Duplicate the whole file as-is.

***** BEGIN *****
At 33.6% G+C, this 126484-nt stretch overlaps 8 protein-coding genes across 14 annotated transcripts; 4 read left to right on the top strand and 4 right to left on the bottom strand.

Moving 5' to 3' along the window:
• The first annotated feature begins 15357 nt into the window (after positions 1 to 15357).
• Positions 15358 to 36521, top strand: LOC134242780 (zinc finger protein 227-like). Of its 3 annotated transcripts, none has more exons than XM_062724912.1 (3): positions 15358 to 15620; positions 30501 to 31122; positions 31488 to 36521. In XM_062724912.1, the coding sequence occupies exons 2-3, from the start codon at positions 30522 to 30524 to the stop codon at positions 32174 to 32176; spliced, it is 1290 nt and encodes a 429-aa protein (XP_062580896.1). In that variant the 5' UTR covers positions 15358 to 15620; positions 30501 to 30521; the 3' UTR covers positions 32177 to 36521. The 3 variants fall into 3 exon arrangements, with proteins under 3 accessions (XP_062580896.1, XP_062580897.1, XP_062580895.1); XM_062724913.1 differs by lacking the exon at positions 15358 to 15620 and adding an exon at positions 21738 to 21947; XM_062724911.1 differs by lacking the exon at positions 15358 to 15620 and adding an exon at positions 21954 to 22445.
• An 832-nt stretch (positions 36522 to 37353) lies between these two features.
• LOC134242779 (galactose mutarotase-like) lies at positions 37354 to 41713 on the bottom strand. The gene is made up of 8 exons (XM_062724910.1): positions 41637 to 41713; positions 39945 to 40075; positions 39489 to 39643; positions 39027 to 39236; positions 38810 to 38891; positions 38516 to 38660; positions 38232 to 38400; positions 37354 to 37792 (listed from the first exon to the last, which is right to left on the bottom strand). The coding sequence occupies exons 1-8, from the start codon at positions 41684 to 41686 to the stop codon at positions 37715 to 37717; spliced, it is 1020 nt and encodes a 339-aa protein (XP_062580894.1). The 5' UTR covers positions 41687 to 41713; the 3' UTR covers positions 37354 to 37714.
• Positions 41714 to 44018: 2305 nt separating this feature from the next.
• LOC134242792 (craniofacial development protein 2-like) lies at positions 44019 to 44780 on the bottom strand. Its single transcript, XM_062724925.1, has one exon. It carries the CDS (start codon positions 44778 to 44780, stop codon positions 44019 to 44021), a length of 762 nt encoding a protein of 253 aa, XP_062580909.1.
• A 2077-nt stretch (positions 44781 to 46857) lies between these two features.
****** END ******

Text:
At 33.6% G+C, this 126484-nt stretch overlaps 8 protein-coding genes across 14 annotated transcripts; 4 read left to right on the top strand and 4 right to left on the bottom strand.

Moving 5' to 3' along the window:
• The first annotated feature begins 15357 nt into the window (after positions 1 to 15357).
• Positions 15358 to 36521, top strand: LOC134242780 (zinc finger protein 227-like). Of its 3 annotated transcripts, none has more exons than XM_062724912.1 (3): positions 15358 to 15620; positions 30501 to 31122; positions 31488 to 36521. In XM_062724912.1, the coding sequence occupies exons 2-3, from the start codon at positions 30522 to 30524 to the stop codon at positions 32174 to 32176; spliced, it is 1290 nt and encodes a 429-aa protein (XP_062580896.1). In that variant the 5' UTR covers positions 15358 to 15620; positions 30501 to 30521; the 3' UTR covers positions 32177 to 36521. The 3 variants fall into 3 exon arrangements, with proteins under 3 accessions (XP_062580896.1, XP_062580897.1, XP_062580895.1); XM_062724913.1 differs by lacking the exon at positions 15358 to 15620 and adding an exon at positions 21738 to 21947; XM_062724911.1 differs by lacking the exon at positions 15358 to 15620 and adding an exon at positions 21954 to 22445.
• An 832-nt stretch (positions 36522 to 37353) lies between these two features.
• LOC134242779 (galactose mutarotase-like) lies at positions 37354 to 41713 on the bottom strand. The gene is made up of 8 exons (XM_062724910.1): positions 41637 to 41713; positions 39945 to 40075; positions 39489 to 39643; positions 39027 to 39236; positions 38810 to 38891; positions 38516 to 38660; positions 38232 to 38400; positions 37354 to 37792 (listed from the first exon to the last, which is right to left on the bottom strand). The coding sequence occupies exons 1-8, from the start codon at positions 41684 to 41686 to the stop codon at positions 37715 to 37717; spliced, it is 1020 nt and encodes a 339-aa protein (XP_062580894.1). The 5' UTR covers positions 41687 to 41713; the 3' UTR covers positions 37354 to 37714.
• Positions 41714 to 44018: 2305 nt separating this feature from the next.
• LOC134242792 (craniofacial development protein 2-like) lies at positions 44019 to 44780 on the bottom strand. Its single transcript, XM_062724925.1, has one exon. It carries the CDS (start codon positions 44778 to 44780, stop codon positions 44019 to 44021), a length of 762 nt encoding a protein of 253 aa, XP_062580909.1.
• A 2077-nt stretch (positions 44781 to 46857) lies between these two features.